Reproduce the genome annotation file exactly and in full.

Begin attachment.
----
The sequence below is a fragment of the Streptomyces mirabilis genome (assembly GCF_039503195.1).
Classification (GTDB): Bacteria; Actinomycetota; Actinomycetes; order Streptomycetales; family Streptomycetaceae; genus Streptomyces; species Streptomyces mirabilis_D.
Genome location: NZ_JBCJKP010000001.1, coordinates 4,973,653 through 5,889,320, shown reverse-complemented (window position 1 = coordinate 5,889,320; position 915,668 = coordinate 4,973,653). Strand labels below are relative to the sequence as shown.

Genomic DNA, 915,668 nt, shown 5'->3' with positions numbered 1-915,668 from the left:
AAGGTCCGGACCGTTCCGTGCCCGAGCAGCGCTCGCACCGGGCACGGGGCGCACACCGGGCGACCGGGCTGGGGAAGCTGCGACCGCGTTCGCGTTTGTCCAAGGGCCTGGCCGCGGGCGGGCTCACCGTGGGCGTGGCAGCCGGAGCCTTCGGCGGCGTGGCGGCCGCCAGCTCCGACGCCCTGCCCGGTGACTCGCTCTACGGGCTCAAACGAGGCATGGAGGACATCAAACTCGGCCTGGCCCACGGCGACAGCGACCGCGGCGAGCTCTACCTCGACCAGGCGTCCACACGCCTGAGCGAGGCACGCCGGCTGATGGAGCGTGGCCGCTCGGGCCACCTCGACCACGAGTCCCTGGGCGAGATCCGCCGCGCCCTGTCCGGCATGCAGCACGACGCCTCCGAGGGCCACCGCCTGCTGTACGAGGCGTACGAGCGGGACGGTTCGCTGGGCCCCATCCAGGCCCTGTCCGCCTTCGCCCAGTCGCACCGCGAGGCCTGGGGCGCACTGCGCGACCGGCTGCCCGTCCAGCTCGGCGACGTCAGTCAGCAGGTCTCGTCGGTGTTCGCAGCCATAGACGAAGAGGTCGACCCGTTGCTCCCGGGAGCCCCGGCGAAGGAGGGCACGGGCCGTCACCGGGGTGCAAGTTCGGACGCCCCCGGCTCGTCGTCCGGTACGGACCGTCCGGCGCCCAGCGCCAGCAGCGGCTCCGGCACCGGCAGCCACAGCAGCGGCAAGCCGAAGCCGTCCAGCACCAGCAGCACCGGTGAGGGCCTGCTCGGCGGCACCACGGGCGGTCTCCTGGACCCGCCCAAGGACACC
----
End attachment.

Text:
The sequence below is a fragment of the Streptomyces mirabilis genome (assembly GCF_039503195.1).
Classification (GTDB): Bacteria; Actinomycetota; Actinomycetes; order Streptomycetales; family Streptomycetaceae; genus Streptomyces; species Streptomyces mirabilis_D.
Genome location: NZ_JBCJKP010000001.1, coordinates 4,973,653 through 5,889,320, shown reverse-complemented (window position 1 = coordinate 5,889,320; position 915,668 = coordinate 4,973,653). Strand labels below are relative to the sequence as shown.

Genomic DNA, 915,668 nt, shown 5'->3' with positions numbered 1-915,668 from the left:
AAGGTCCGGACCGTTCCGTGCCCGAGCAGCGCTCGCACCGGGCACGGGGCGCACACCGGGCGACCGGGCTGGGGAAGCTGCGACCGCGTTCGCGTTTGTCCAAGGGCCTGGCCGCGGGCGGGCTCACCGTGGGCGTGGCAGCCGGAGCCTTCGGCGGCGTGGCGGCCGCCAGCTCCGACGCCCTGCCCGGTGACTCGCTCTACGGGCTCAAACGAGGCATGGAGGACATCAAACTCGGCCTGGCCCACGGCGACAGCGACCGCGGCGAGCTCTACCTCGACCAGGCGTCCACACGCCTGAGCGAGGCACGCCGGCTGATGGAGCGTGGCCGCTCGGGCCACCTCGACCACGAGTCCCTGGGCGAGATCCGCCGCGCCCTGTCCGGCATGCAGCACGACGCCTCCGAGGGCCACCGCCTGCTGTACGAGGCGTACGAGCGGGACGGTTCGCTGGGCCCCATCCAGGCCCTGTCCGCCTTCGCCCAGTCGCACCGCGAGGCCTGGGGCGCACTGCGCGACCGGCTGCCCGTCCAGCTCGGCGACGTCAGTCAGCAGGTCTCGTCGGTGTTCGCAGCCATAGACGAAGAGGTCGACCCGTTGCTCCCGGGAGCCCCGGCGAAGGAGGGCACGGGCCGTCACCGGGGTGCAAGTTCGGACGCCCCCGGCTCGTCGTCCGGTACGGACCGTCCGGCGCCCAGCGCCAGCAGCGGCTCCGGCACCGGCAGCCACAGCAGCGGCAAGCCGAAGCCGTCCAGCACCAGCAGCACCGGTGAGGGCCTGCTCGGCGGCACCACGGGCGGTCTCCTGGACCCGCCCAAGGACACC